As part of the grade one social studies curriculum, there is a unit devoted to
Families-Then and Now
. However, the social studies book we use covers the unit in less than ten pages and does not cover it in any depth. The first lines of this unit begins “Families have changed over the years.”
Living in Families
, Laidlow Publishers, Illinois, 1985, p.94) and that is about as fully as it is covered. The activity pages and questions in the book do not give the children a sense of discovery, and the Teacher’s Edition includes very few good ideas to use in the teaching of this unit.
I have found that children of this age level do understand that families change over the years. Siblings move out as they get older or married, new children arrive, or a relative dies. But they cannot envision the changes in family life and style beyond their own small unit. I have found this especially true at Thanksgiving time when we do a cursory study of early American life, and then the entire subject is dropped forever. Yes, we teach about the Pilgrims and Indians and how the Pilgrims adjusted and learned to live in their new homeland. We make Indians headbands, vests, bonnets and hats, but rarely do we go beyond this superficial coverage.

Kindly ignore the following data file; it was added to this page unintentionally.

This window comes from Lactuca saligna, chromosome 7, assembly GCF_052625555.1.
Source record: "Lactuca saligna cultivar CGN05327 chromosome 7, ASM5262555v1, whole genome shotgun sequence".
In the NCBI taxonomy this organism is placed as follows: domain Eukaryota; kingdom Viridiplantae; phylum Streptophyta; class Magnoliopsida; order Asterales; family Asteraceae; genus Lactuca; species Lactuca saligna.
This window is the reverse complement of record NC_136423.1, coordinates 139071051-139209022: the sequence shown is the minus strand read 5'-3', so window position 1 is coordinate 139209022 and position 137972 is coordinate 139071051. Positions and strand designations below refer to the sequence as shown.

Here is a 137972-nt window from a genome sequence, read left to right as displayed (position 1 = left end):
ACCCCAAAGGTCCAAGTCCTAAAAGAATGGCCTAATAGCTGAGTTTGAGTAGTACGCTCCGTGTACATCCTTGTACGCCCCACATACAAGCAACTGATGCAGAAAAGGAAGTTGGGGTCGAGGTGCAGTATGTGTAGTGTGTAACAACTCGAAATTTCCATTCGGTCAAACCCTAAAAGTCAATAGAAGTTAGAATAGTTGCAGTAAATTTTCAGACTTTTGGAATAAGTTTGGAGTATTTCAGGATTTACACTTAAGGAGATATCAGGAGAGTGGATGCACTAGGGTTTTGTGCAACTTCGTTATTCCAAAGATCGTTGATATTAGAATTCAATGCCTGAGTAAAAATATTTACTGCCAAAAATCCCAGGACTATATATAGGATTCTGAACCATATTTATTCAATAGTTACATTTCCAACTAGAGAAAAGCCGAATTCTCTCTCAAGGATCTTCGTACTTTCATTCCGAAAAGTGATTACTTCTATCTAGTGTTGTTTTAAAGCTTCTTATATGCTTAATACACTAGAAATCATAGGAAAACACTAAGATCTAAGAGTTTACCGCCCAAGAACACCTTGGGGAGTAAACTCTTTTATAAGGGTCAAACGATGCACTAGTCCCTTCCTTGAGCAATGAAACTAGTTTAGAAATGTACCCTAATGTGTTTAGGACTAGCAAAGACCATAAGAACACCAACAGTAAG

My objective is to expand this unit, beginning with the study of the Pilgrims and their landing at Plymouth Rock, and to develop it into a more substantial unit on Colonial America, especially life in Colonial Connecticut. Because of the age level of the students, it will not be as comprehensive a unit as expected in an upper grade unit, but it will focus on things such as school, clothing, games and toys, cooking, furniture and homes. To bring the unit to life it will be a visual and hands-on unit, rather than a reading and research one. First graders need to see and touch, rather than to hear, talk and read. The logical start of the unit would be in November when we focus on Thanksgiving. It would probably carry through to its culmination at Christmas, approximately six weeks.
Since the unit will begin near Thanksgiving time, a study of life at the
becomes a logical point to start. Using my personal slides to the Plantation and additional visuals, we can begin our comparison study. This unit will be two pronged, Pilgrims and Thanksgiving and life in Colonial Connecticut.